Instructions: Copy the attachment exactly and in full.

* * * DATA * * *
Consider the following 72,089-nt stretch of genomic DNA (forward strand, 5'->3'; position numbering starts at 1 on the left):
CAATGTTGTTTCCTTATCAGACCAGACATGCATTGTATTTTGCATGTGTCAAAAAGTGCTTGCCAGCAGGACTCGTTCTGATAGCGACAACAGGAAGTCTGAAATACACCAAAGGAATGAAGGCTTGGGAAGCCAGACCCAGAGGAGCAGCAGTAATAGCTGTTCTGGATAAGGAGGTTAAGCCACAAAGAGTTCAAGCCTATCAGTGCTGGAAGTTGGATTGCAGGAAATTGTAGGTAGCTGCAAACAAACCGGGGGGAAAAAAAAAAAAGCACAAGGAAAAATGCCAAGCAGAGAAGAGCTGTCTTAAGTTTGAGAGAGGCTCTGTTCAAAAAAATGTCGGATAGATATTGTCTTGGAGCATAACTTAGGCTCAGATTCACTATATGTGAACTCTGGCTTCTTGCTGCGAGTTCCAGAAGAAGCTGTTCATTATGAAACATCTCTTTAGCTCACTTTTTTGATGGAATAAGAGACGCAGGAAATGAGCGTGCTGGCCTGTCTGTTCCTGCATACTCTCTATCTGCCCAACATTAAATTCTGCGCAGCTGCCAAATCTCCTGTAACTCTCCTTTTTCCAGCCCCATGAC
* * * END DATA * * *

Consider the following 72,089-nt stretch of genomic DNA (forward strand, 5'->3'; position numbering starts at 1 on the left):
CAATGTTGTTTCCTTATCAGACCAGACATGCATTGTATTTTGCATGTGTCAAAAAGTGCTTGCCAGCAGGACTCGTTCTGATAGCGACAACAGGAAGTCTGAAATACACCAAAGGAATGAAGGCTTGGGAAGCCAGACCCAGAGGAGCAGCAGTAATAGCTGTTCTGGATAAGGAGGTTAAGCCACAAAGAGTTCAAGCCTATCAGTGCTGGAAGTTGGATTGCAGGAAATTGTAGGTAGCTGCAAACAAACCGGGGGGAAAAAAAAAAAAGCACAAGGAAAAATGCCAAGCAGAGAAGAGCTGTCTTAAGTTTGAGAGAGGCTCTGTTCAAAAAAATGTCGGATAGATATTGTCTTGGAGCATAACTTAGGCTCAGATTCACTATATGTGAACTCTGGCTTCTTGCTGCGAGTTCCAGAAGAAGCTGTTCATTATGAAACATCTCTTTAGCTCACTTTTTTGATGGAATAAGAGACGCAGGAAATGAGCGTGCTGGCCTGTCTGTTCCTGCATACTCTCTATCTGCCCAACATTAAATTCTGCGCAGCTGCCAAATCTCCTGTAACTCTCCTTTTTCCAGCCCCATGAC